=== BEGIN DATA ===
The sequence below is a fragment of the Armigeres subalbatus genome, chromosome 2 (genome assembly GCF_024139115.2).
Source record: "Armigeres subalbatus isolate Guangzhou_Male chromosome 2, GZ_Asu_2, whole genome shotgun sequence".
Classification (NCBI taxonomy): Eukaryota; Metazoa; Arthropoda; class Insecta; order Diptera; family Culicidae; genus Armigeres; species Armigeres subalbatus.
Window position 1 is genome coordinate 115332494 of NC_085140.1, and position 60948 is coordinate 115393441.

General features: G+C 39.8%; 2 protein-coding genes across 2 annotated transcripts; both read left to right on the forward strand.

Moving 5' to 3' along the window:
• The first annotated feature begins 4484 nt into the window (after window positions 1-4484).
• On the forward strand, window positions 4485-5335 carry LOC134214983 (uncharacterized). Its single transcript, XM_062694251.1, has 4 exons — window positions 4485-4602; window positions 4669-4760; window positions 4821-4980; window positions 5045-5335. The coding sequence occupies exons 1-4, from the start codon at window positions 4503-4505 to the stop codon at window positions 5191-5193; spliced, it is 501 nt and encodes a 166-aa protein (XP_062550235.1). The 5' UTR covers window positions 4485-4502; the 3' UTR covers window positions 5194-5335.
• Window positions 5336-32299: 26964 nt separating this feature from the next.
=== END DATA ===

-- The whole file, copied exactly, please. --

The sequence below is a fragment of the Armigeres subalbatus genome, chromosome 2 (genome assembly GCF_024139115.2).
Source record: "Armigeres subalbatus isolate Guangzhou_Male chromosome 2, GZ_Asu_2, whole genome shotgun sequence".
Classification (NCBI taxonomy): Eukaryota; Metazoa; Arthropoda; class Insecta; order Diptera; family Culicidae; genus Armigeres; species Armigeres subalbatus.
Window position 1 is genome coordinate 115332494 of NC_085140.1, and position 60948 is coordinate 115393441.

General features: G+C 39.8%; 2 protein-coding genes across 2 annotated transcripts; both read left to right on the forward strand.

Moving 5' to 3' along the window:
• The first annotated feature begins 4484 nt into the window (after window positions 1-4484).
• On the forward strand, window positions 4485-5335 carry LOC134214983 (uncharacterized). Its single transcript, XM_062694251.1, has 4 exons — window positions 4485-4602; window positions 4669-4760; window positions 4821-4980; window positions 5045-5335. The coding sequence occupies exons 1-4, from the start codon at window positions 4503-4505 to the stop codon at window positions 5191-5193; spliced, it is 501 nt and encodes a 166-aa protein (XP_062550235.1). The 5' UTR covers window positions 4485-4502; the 3' UTR covers window positions 5194-5335.
• Window positions 5336-32299: 26964 nt separating this feature from the next.